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“You’ll never believe this story, Imma.”

“Try me!” I retorted over the phone to my thirty-seven-year-old son, Chaim.


I leaned back in my swivel chair, eager to listen to yet another episode in the life of my grown-up little boy who never fails to entertain me with his antics.

“Well, today something really weird happened. Usually I walk Tzvi over to his first grade class in cheder, right? You know, quality time for father and son kind of thing. But today I was in a rush to a meeting so I took the car. Standing at the bus stop in front of the cheder was a portly but energetic man with a white beard and dark bushy eyebrows. At least seventy years old. He was perched at the edge of the curb, anxiously eyeing the cars as they drove by, hoping for a lift, I guess. I had seen him around before but never paid much attention, since without a car I wouldn’t have been of much assistance.

“I drove by in a hurry and saw a fleeting look of disappointment on his weathered face. Boy, did I feel bad. I couldn’t do that to him, so I did an illegal U-turn and pulled up in front of him.”

“‘Which way are you headed, young man?'” he asked as he opened the door.

“‘I’m going your way – just tell me which way that is.”‘

‘”I’m going to Ramat Shlomo, but only if you are heading in that direction. I don’t want to take you out of your way.”‘

“‘Min HaShamayim, that’s exactly where I’m heading, too!”‘ I exclaimed, maybe a decibel too loud in an effort to make my fib sound really convincing.

“I saw a skeptical look on his face and he squirmed uncomfortably. To put him at ease, I started chatting – you know how talented I am at that.” I could picture my Chaimke’s mischievous grin over the phone.

“I pointed to an old school building as we whizzed by. ‘Thirty-five years ago,’ I told my passenger ‘I went to that cheder for first grade. We didn’t live in the neighborhood, but my mother had heard that the first grade rebbe who had taught my older brother in our local cheder had moved to this new cheder. My mother was crazy about Rebbe Yonah. Everyone was. She only wanted me to be in his class even if it meant convincing the principal to accept me from outside the neighborhood and bussing me in. ‘”

I chuckled to myself over the phone, and hoped that Chaim didn’t hear. Chaim had always been a fun-loving kid. His pre-school teacher hadn’t appreciated his joie de vivre and had called me in a few times about his “wild” behavior. But he wasn’t wild – he was just curious, full of life and very intelligent. I had been confident that Chaim and Rebbe Yonah would be a perfect match.

Chaim continued his tale. “My passenger listened attentively to my chit-chat. I succeeded in putting him at ease. He even asked me some questions – and also told me not to drive so fast,” he added sheepishly.

“‘Did you enjoy that year in first grade?'” he probed.

“‘Enjoy? I loved every minute. Wish I could go back. I still remember the songs we sang, the stories he told. Especially the story about the Greeks barging into the classes with their spears, certain that they would find the kids learning Torah with their rebbe. Instead, the boys had hidden their scrolls and were all engrossed in their dreidel games! We acted out the story in our Chanukah party in front of our parents. I’d wanted to be a Greek soldier with a spear, but Rebbe Yonah said that I was such a good actor I should have the main role and gave me the part of the Rebbe. Can you imagine?'”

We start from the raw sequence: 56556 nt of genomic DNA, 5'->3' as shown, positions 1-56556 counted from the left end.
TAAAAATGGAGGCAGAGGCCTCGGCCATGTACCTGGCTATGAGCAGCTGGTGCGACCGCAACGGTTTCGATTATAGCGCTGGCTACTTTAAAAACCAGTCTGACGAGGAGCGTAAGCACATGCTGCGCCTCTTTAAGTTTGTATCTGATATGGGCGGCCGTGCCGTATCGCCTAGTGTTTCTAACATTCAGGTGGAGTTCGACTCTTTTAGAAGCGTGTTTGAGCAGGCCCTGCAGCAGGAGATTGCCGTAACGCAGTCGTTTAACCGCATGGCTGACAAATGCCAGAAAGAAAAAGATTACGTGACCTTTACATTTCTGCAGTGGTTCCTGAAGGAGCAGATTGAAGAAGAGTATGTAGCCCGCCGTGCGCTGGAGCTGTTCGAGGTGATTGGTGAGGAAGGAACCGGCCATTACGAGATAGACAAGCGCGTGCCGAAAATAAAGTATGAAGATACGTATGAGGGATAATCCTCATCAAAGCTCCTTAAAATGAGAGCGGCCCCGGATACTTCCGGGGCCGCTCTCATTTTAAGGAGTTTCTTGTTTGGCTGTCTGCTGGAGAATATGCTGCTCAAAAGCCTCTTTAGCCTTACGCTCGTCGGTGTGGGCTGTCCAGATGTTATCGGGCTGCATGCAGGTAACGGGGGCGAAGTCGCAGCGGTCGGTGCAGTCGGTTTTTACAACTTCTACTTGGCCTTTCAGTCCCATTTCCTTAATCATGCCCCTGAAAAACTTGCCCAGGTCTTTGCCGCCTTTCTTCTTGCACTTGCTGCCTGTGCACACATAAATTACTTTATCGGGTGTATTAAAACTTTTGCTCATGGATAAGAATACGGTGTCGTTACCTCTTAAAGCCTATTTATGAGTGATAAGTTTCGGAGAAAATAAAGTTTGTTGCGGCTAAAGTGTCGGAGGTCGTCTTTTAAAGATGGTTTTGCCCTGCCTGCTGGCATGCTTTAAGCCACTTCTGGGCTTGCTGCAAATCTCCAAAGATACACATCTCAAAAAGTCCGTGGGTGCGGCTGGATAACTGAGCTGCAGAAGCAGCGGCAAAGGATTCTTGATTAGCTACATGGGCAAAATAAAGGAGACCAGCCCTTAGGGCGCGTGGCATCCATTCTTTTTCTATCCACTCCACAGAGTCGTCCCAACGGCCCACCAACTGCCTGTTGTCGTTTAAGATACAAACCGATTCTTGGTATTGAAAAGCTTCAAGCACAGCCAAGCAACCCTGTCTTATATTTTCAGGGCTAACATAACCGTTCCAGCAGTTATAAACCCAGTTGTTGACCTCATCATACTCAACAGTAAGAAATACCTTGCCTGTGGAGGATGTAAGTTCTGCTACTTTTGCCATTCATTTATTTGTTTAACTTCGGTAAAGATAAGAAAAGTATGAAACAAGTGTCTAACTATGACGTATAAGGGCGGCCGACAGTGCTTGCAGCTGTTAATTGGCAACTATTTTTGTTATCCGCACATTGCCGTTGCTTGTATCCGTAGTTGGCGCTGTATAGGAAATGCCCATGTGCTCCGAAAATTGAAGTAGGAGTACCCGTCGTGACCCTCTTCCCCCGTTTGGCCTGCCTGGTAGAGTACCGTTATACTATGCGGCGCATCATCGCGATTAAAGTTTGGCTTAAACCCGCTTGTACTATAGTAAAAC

“‘Hmm. Interesting. Rebbes have their reasons, I suppose,'” he replied.

“‘ I’ve been out of cheder for decades, but I still remember that wonderful year with Rebbe Yonah and the great Chanukah play. It filled me with such a love for Torah – and for Chanukah. My birthday is right after Chanukah, and every year my mother gives me an unusual dreidel as a birthday gift. I have a collection of dreidels from all over the world made from silver, lead, brass, marble, Jerusalem stone, Murano glass and –‘”

“Chaim! You told all this to the stranger?” I laughed. Once Chaim gets started, it’s hard to stop him.

“I was only trying to put the man at ease, Imma. He was all ears! Meanwhile, I glanced at the clock on the dashboard. I was going to be ten minutes late for my meeting with the rosh yeshiva. In a few minutes I would deposit my passenger and phone the rosh yeshiva to apologize.

“The car climbed up the steep road into Ramat Shlomo and my passenger guided me to his exact destination. We stopped in front of a group of caravans that served as a cheder.”

‘Tizke l’mitzvos. This is where I get off. Thank you for a very interesting ride and conversation. I wish you and your whole family continued hatzlachah, young man. By the way, I didn’t catch your name –'”

“‘ Oh, my name is Chaim and I am very pleased to have met you.'”

“‘And I am even more pleased to have met you, Chaim, – again.


“‘Yes, again. I am Rebbe Yonah.'”


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Zelda Goldfield is freelance writer living in Jerusalem for over 40 years.